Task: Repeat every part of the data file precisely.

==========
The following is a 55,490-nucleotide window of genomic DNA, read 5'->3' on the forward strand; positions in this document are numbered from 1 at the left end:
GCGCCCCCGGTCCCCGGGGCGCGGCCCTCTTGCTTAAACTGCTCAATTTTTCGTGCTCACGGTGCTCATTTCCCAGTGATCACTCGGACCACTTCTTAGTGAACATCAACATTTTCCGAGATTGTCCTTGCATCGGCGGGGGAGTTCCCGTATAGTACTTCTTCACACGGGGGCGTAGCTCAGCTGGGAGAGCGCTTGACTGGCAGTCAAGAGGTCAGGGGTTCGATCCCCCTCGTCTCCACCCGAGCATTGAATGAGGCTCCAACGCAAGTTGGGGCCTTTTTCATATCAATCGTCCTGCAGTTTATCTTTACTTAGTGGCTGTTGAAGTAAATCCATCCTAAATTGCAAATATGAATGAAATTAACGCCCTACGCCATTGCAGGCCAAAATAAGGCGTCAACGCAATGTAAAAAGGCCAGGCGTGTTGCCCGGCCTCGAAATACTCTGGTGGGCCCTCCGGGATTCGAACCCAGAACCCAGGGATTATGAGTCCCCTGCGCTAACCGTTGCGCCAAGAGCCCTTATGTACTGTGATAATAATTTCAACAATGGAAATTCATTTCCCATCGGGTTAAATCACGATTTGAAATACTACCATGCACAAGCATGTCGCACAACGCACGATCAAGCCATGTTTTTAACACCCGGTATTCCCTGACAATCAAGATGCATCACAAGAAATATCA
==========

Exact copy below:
The following is a 55,490-nucleotide window of genomic DNA, read 5'->3' on the forward strand; positions in this document are numbered from 1 at the left end:
GCGCCCCCGGTCCCCGGGGCGCGGCCCTCTTGCTTAAACTGCTCAATTTTTCGTGCTCACGGTGCTCATTTCCCAGTGATCACTCGGACCACTTCTTAGTGAACATCAACATTTTCCGAGATTGTCCTTGCATCGGCGGGGGAGTTCCCGTATAGTACTTCTTCACACGGGGGCGTAGCTCAGCTGGGAGAGCGCTTGACTGGCAGTCAAGAGGTCAGGGGTTCGATCCCCCTCGTCTCCACCCGAGCATTGAATGAGGCTCCAACGCAAGTTGGGGCCTTTTTCATATCAATCGTCCTGCAGTTTATCTTTACTTAGTGGCTGTTGAAGTAAATCCATCCTAAATTGCAAATATGAATGAAATTAACGCCCTACGCCATTGCAGGCCAAAATAAGGCGTCAACGCAATGTAAAAAGGCCAGGCGTGTTGCCCGGCCTCGAAATACTCTGGTGGGCCCTCCGGGATTCGAACCCAGAACCCAGGGATTATGAGTCCCCTGCGCTAACCGTTGCGCCAAGAGCCCTTATGTACTGTGATAATAATTTCAACAATGGAAATTCATTTCCCATCGGGTTAAATCACGATTTGAAATACTACCATGCACAAGCATGTCGCACAACGCACGATCAAGCCATGTTTTTAACACCCGGTATTCCCTGACAATCAAGATGCATCACAAGAAATATCA